What is a landmark? - Neal & Leroy, LLC

Report
Richard F. Friedman
Neal & Leroy, LLC
Chicago, Illinois
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Historic significance
 Existing structure
 Site of. . .
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Architectural significance
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Masterwork
Crown Hall on IIT Campus – Ludwig Mies van der Rohe 1956
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Historic Site
Site of Mrs. O’Leary’s barn
Old Chicago Water Tower
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Ensemble
Royal Street, French Quarter, New Orleans
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Identify common heritage
Honor
 Innovation
 Beauty
 Accomplishment
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Tangible example of past
Environmental
Tourism
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International—UNESCO World Heritage Site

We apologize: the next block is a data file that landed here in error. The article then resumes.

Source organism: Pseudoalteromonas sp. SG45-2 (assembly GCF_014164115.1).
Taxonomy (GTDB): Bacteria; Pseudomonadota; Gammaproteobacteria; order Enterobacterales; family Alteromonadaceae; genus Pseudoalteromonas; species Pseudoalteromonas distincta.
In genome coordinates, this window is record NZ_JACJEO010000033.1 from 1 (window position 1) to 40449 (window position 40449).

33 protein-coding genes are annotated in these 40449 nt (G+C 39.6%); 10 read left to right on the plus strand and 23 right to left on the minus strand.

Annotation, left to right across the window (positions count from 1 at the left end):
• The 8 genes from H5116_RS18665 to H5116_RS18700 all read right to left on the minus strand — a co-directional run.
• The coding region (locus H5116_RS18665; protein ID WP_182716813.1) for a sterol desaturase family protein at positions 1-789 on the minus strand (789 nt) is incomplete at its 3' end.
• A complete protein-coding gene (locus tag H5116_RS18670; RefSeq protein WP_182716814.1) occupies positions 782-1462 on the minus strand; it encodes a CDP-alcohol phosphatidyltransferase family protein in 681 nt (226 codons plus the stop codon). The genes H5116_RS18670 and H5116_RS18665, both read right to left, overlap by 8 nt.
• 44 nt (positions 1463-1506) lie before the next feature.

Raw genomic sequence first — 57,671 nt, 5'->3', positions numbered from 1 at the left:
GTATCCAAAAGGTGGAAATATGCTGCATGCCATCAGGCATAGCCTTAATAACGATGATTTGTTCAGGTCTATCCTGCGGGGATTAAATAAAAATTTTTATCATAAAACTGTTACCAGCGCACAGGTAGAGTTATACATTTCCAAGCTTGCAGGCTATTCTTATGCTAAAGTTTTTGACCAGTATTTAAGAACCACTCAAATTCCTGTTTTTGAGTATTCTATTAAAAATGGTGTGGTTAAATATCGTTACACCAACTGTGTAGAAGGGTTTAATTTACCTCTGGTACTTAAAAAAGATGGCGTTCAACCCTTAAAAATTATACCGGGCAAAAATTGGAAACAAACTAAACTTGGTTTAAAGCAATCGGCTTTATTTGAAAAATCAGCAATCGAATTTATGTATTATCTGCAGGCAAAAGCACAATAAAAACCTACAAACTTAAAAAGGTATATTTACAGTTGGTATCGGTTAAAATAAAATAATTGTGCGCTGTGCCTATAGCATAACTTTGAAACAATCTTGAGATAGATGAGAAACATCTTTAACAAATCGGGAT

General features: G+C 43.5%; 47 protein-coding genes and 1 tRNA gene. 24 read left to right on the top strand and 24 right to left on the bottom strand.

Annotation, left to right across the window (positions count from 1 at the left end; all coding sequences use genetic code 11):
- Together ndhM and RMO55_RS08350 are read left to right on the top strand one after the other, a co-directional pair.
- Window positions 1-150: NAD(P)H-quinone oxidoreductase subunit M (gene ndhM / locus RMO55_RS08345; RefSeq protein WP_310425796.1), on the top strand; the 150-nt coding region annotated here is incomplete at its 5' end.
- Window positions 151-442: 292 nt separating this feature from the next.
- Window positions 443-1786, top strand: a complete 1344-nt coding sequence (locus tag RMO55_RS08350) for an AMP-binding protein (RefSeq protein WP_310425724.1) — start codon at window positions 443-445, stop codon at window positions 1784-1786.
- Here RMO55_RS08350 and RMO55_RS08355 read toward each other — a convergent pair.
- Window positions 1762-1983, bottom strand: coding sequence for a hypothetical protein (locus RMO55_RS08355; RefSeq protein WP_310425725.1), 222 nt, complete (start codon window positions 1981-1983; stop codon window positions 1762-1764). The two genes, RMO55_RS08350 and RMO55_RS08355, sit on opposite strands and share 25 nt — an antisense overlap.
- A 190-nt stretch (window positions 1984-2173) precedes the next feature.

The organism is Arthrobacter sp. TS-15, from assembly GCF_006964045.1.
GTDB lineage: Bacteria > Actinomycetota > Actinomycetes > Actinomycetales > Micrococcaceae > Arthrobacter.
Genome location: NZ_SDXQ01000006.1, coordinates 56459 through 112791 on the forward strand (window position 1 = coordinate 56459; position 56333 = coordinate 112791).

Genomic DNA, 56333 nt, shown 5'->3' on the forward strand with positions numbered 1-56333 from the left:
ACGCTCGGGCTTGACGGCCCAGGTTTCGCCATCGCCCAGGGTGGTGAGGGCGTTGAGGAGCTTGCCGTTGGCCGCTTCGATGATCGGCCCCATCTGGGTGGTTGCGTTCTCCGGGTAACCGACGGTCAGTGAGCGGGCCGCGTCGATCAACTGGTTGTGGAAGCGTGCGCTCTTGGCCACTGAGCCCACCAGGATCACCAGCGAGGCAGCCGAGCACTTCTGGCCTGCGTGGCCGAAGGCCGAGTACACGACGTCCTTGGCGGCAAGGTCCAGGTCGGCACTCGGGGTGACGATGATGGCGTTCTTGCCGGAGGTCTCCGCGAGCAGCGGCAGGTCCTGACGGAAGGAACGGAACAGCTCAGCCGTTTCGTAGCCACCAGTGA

National—National Historic Landmark or
listed on National Register of Historic Places
State—listed or designated
Local—Locally designated landmark
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International—none.
National—limited: “take into account”
State—not used
Local—protection against change or
destruction
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It’s my property to do with as I please.
You’ve taken my property without just
compensation.
 Fifth Amendment takings clause
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It’s all subjective.
 Fifth and Fourteen Amendment due process
clauses